Other trail running sessions are available, I assume. This one was 7k, free, popped up on my Facebook feed, and was close enough for me to drive to whilst, at the same time, being far enough away that it took place in countryside that I am not familiar with.
Start time was 9am, and we were asked to turn up 15 minutes early. Mostly, I suspect, so that people who had asked to trial Salomon trail shoes could get fitted up, but also so those who wished to do so could warm up a bit pre-run. I had gone hoping to try running with one of their hydration back packs, but they had only been sent teeny tiny sizes that... well... I am a D/DD cup, they weren’t going to work for me.
Our leaders were a coupe of guys called Mark and Sam. I made sure to introduce myself to Mark as he was going to be tail runner and I was the oldest, and likely to be the slowest, runner there.
Myself and another runner called Mike were indeed quite a bit older than everyone else - I think there were about 20 of us altogether - and he was recovering from a broken ankle as I found out when he came over to introduce himself to Mark as well 😀
Mike and I did our bit by spending the first kilometre at the front of the pack at which point we had the first stop for ‘coaching’ from Sam. There weren’t many of us who hadn’t done some kind of trail running, but I think the talk would have been the same anyway. This session wasn’t about pace, trail running isn’t about speed, it’s about enjoying ourselves, and the scenery. Sam also outlined the next chunk of the route at this point and then we set off up a gentle incline. My own personal nemeses - long, gentle inclines, especially after an actual stop always seem to drain the energy right out of me! I settled in at the back and carried on my conversation with Mike and Mark.
Top of the hill and Sam asked for 3 victims - sorry, volunteers - to show us how they ran down hill, then proceeded to tell us how it ought to be done - weight a bit forward instead of back and toe first with a bit of a bounce if necessary to keep us on firmer ground, and scuffing the ground a little to brake if we felt in danger of our speed getting out of control. He also told us to trust ourselves to look farther ahead than we thought we could, and not to run looking at the ground the whole time. Apart from anything else looking at the ground means we’re missing the countryside - cue a deer leaping across the path close beside us 🦌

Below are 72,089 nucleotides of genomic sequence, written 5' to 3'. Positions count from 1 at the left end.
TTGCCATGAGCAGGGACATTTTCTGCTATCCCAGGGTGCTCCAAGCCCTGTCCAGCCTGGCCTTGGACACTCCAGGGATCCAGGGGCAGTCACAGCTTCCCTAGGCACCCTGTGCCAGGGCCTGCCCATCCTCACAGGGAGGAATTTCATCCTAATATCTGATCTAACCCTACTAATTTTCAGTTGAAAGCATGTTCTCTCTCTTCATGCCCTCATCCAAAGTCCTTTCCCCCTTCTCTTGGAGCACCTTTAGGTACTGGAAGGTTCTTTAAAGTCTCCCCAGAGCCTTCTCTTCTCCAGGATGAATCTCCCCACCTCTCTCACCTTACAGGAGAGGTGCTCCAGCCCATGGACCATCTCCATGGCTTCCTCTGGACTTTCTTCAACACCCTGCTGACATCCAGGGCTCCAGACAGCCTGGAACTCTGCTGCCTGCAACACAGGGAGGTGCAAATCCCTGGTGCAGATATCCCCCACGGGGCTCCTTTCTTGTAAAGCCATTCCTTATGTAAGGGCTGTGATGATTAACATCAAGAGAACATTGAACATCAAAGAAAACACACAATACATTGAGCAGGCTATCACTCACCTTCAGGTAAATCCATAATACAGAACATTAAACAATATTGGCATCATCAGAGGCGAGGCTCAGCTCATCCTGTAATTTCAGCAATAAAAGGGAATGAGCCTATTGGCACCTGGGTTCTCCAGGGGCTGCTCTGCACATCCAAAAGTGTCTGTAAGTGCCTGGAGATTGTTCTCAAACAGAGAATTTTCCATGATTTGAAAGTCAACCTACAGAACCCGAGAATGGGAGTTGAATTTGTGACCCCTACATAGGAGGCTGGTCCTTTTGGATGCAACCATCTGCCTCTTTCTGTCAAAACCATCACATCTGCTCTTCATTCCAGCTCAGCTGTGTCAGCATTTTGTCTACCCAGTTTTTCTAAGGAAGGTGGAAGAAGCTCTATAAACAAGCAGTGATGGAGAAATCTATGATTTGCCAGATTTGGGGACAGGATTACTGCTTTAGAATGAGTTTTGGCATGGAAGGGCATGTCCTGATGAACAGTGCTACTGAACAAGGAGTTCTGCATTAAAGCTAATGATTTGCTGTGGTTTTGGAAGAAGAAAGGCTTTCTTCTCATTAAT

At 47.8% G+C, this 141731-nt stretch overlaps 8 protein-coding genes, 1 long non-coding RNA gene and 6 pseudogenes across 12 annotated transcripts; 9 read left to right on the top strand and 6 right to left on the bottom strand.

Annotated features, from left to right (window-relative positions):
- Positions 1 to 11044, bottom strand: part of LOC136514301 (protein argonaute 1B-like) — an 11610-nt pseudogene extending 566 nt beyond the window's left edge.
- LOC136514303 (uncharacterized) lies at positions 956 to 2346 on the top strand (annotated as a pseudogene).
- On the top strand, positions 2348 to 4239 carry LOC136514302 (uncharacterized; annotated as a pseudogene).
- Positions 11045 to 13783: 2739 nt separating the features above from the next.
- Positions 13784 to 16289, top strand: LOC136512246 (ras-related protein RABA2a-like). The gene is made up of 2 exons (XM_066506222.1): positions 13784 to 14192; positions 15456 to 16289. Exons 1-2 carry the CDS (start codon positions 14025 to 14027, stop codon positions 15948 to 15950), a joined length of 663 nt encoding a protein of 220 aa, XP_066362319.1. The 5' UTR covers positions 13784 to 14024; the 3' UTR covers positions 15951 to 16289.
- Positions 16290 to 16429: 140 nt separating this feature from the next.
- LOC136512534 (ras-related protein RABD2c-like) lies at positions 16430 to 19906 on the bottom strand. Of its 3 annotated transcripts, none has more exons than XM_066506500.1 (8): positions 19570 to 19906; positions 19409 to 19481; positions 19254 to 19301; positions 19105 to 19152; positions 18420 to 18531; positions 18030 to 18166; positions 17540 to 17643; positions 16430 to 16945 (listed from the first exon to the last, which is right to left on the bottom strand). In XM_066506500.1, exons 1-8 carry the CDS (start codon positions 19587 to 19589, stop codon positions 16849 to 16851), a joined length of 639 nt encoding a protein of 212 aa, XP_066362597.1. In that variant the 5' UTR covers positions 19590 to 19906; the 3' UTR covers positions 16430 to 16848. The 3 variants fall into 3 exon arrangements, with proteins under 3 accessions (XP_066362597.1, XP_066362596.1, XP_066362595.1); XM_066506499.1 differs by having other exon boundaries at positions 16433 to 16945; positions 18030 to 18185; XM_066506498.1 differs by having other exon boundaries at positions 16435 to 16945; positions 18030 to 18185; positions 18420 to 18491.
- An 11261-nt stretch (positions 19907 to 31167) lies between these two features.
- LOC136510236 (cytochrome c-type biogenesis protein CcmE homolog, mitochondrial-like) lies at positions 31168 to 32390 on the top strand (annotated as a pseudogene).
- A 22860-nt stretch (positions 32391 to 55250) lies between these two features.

The path wasn’t too technical, a few tree roots, some slightly slippery chalk, some soft mud in the middle of the path so we had to think where we wanted to put our own feet and not blindly follow the person ahead. That said, as the route down got a bit steeper Mark did run ahead of me as I was finding it hard to remember to do 2 new things at once - canicrossers mainly tend to run heel first even down hill to counteract the forward momentum of our canine running buddies.
The run continued with stops every so often to check we were all doing okay and for more pearls of wisdom from Sam and Mark - also one memorable occasion when it took 2 other people to help me with the lace on one of my new trainers as when I attempted to untangle it I got blood rush when I tried to stand back up (oh the joys of slightly low blood pressure!) I spent most of the time toward the back and actually got to meet quite a few people back there who were happy to chat to me while they took breathers at one stage or another.
All in all it was well worth the trip over there, the run leaders were great guys and were runners first foremost (rather than being Salomon salesmen) and the rest of the group were fun and friendly.